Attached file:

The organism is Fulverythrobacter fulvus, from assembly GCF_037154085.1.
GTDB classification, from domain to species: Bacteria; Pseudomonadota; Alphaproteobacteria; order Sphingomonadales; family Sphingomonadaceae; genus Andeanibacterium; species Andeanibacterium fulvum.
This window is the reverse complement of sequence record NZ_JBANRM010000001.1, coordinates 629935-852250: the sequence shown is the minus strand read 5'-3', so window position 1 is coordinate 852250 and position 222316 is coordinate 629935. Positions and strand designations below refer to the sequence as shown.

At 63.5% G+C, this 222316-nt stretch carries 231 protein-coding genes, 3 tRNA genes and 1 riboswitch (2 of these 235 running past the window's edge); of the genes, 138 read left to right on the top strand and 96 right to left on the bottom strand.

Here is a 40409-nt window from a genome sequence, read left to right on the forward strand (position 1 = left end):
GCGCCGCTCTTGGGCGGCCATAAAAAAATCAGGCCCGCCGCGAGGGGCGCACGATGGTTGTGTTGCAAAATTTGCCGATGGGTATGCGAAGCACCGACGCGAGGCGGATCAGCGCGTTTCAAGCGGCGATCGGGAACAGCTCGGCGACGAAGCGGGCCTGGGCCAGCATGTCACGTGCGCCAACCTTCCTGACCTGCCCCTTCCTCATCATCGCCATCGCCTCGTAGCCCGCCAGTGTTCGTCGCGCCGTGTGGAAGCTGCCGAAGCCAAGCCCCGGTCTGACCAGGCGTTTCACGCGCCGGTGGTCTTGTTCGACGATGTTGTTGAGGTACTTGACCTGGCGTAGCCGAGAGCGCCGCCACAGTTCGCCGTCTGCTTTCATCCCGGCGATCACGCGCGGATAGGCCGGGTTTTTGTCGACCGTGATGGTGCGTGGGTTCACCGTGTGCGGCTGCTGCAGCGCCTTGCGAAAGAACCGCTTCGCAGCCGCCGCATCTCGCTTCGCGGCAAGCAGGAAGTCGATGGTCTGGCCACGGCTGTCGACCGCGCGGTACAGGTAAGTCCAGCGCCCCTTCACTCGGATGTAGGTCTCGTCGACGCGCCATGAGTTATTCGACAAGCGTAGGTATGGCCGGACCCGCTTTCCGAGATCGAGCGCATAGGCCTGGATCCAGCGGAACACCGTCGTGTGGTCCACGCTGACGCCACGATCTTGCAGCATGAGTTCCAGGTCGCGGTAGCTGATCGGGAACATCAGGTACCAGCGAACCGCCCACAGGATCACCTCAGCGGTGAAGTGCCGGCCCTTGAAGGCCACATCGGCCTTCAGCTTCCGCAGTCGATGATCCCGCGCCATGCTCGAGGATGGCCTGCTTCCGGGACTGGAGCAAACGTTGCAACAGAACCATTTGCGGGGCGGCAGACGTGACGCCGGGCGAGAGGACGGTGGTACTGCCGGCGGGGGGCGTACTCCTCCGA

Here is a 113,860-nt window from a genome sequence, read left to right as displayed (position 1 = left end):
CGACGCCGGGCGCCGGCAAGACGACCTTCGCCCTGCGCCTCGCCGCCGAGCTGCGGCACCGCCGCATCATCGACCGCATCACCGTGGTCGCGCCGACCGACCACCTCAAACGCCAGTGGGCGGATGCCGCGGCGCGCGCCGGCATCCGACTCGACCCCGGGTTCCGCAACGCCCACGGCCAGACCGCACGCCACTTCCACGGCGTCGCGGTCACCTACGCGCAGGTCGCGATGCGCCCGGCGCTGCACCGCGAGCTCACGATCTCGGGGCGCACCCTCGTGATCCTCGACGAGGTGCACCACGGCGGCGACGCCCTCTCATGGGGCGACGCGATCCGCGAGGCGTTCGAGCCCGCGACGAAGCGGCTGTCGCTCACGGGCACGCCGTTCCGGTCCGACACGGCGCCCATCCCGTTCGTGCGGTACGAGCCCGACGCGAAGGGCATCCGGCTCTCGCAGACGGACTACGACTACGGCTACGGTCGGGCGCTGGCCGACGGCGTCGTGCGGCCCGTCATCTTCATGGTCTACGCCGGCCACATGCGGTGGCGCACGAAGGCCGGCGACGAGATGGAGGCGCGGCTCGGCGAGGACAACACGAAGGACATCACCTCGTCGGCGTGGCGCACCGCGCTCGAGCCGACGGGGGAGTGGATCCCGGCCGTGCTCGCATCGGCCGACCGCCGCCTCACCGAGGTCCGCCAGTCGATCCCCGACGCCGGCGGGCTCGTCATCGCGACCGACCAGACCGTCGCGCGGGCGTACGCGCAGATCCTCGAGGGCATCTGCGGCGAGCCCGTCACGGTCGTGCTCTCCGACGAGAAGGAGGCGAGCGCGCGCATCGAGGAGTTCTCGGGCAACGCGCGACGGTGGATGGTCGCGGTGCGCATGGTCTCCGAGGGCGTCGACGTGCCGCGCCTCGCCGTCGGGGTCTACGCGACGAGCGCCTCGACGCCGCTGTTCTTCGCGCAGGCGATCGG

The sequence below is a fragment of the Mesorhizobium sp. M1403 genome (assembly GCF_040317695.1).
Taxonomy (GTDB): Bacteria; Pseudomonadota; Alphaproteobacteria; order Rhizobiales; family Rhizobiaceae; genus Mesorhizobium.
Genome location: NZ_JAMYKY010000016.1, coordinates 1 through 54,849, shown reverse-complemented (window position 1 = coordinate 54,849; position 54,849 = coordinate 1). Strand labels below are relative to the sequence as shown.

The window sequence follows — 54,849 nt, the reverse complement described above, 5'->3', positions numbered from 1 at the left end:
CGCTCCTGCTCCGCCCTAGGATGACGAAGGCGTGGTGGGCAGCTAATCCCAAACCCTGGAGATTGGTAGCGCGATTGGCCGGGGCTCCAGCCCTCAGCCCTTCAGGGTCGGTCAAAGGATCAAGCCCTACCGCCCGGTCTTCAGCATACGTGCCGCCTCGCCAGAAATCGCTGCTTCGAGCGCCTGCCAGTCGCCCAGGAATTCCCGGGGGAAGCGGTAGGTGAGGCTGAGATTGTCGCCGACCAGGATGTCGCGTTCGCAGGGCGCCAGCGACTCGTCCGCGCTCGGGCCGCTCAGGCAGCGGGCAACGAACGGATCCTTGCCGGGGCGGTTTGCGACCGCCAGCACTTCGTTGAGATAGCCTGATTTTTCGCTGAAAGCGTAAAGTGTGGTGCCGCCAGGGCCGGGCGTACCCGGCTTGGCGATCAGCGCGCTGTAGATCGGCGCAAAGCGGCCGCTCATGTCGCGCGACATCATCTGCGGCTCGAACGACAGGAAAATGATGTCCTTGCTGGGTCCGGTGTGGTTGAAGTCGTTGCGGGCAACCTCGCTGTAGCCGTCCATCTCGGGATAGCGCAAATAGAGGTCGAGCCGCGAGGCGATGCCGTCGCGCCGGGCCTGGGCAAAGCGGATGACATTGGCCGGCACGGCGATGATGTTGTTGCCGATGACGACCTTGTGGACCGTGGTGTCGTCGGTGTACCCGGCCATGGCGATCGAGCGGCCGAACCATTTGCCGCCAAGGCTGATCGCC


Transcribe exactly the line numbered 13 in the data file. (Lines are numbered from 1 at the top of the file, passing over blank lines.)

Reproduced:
CGCTCCTGCTCCGCCCTAGGATGACGAAGGCGTGGTGGGCAGCTAATCCCAAACCCTGGAGATTGGTAGCGCGATTGGCCGGGGCTCCAGCCCTCAGCCCTTCAGGGTCGGTCAAAGGATCAAGCCCTACCGCCCGGTCTTCAGCATACGTGCCGCCTCGCCAGAAATCGCTGCTTCGAGCGCCTGCCAGTCGCCCAGGAATTCCCGGGGGAAGCGGTAGGTGAGGCTGAGATTGTCGCCGACCAGGATGTCGCGTTCGCAGGGCGCCAGCGACTCGTCCGCGCTCGGGCCGCTCAGGCAGCGGGCAACGAACGGATCCTTGCCGGGGCGGTTTGCGACCGCCAGCACTTCGTTGAGATAGCCTGATTTTTCGCTGAAAGCGTAAAGTGTGGTGCCGCCAGGGCCGGGCGTACCCGGCTTGGCGATCAGCGCGCTGTAGATCGGCGCAAAGCGGCCGCTCATGTCGCGCGACATCATCTGCGGCTCGAACGACAGGAAAATGATGTCCTTGCTGGGTCCGGTGTGGTTGAAGTCGTTGCGGGCAACCTCGCTGTAGCCGTCCATCTCGGGATAGCGCAAATAGAGGTCGAGCCGCGAGGCGATGCCGTCGCGCCGGGCCTGGGCAAAGCGGATGACATTGGCCGGCACGGCGATGATGTTGTTGCCGATGACGACCTTGTGGACCGTGGTGTCGTCGGTGTACCCGGCCATGGCGATCGAGCGGCCGAACCATTTGCCGCCAAGGCTGATCGCC